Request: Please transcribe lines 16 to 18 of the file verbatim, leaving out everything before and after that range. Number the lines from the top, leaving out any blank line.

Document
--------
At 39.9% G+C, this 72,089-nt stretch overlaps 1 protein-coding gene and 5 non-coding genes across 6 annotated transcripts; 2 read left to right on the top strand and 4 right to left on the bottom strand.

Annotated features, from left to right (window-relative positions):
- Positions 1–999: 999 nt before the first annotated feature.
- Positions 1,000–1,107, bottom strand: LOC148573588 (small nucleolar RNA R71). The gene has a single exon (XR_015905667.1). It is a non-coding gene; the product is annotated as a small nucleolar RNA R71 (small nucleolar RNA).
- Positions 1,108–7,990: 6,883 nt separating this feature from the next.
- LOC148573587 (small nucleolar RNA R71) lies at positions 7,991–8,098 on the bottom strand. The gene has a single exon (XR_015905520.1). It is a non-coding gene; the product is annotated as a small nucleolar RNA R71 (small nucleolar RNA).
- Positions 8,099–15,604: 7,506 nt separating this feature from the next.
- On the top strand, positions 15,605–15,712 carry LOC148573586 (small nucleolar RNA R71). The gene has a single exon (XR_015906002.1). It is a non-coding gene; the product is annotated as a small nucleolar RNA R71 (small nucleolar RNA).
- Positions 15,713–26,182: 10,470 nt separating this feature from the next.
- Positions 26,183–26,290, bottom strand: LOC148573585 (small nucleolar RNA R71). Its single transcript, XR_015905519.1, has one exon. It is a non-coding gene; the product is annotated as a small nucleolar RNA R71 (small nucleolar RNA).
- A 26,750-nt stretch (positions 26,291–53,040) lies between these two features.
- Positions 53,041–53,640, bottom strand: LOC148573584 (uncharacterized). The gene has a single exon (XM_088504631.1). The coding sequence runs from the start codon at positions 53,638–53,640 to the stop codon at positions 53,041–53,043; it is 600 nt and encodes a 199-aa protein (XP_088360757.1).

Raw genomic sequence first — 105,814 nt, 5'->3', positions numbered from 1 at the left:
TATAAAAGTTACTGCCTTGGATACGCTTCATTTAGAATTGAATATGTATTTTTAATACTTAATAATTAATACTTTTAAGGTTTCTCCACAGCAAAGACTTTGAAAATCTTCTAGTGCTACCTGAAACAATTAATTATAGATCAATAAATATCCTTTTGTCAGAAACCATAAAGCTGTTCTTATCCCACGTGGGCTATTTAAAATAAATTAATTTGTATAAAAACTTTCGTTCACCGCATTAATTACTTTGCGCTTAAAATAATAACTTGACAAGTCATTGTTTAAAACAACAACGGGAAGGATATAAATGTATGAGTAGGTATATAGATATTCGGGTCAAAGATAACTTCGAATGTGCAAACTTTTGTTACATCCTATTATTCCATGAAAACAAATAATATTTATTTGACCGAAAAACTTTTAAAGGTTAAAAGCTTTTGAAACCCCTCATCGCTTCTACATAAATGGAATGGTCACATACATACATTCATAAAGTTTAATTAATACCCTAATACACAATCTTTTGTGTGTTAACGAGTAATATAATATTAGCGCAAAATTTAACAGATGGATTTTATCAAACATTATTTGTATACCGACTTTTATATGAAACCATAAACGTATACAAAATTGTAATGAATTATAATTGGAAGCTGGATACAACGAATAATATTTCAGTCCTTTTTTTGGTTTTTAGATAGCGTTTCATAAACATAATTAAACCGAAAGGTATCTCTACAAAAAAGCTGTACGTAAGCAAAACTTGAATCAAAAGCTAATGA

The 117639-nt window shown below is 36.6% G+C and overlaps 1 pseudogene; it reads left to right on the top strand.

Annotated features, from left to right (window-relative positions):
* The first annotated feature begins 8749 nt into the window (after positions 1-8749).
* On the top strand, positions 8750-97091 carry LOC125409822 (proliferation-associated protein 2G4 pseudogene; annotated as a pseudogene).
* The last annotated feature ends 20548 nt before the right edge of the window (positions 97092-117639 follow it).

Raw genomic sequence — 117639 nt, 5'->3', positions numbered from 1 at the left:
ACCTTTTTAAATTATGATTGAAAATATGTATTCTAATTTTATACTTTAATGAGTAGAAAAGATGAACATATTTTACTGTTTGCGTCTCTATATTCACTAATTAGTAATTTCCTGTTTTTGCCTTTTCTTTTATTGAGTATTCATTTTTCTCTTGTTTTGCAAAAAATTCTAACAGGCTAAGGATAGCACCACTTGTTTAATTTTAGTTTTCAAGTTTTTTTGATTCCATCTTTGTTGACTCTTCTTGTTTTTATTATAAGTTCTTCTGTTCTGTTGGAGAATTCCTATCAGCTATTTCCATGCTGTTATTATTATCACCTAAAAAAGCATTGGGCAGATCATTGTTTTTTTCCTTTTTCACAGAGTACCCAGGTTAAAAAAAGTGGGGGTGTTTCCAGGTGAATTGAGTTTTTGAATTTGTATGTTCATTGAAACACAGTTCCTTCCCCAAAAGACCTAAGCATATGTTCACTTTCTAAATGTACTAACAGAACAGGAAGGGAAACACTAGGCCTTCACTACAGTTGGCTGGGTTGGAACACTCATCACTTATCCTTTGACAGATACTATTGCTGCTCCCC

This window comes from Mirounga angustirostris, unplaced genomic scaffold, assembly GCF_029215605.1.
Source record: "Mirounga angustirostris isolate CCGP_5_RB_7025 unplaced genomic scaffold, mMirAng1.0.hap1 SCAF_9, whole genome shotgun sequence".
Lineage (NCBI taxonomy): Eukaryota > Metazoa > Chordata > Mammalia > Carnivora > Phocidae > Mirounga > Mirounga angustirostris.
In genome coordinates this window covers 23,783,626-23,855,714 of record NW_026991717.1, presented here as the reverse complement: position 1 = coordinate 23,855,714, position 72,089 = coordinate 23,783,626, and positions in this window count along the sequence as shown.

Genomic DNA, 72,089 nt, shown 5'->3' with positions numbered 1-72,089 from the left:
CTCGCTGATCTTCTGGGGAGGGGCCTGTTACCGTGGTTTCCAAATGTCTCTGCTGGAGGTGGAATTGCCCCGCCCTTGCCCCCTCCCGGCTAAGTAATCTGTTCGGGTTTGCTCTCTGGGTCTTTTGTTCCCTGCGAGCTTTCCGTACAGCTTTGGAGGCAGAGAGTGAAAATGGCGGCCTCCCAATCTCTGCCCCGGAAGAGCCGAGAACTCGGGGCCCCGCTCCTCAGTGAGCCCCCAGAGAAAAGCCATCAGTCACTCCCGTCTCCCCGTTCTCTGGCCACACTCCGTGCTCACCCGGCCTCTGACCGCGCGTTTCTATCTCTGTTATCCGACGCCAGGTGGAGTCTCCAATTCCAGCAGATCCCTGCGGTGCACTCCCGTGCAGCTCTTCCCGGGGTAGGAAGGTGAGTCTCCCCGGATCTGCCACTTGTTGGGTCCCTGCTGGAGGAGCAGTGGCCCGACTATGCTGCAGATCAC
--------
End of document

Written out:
Annotated features, from left to right (window-relative positions):
* The first annotated feature begins 8749 nt into the window (after positions 1-8749).
* On the top strand, positions 8750-97091 carry LOC125409822 (proliferation-associated protein 2G4 pseudogene; annotated as a pseudogene).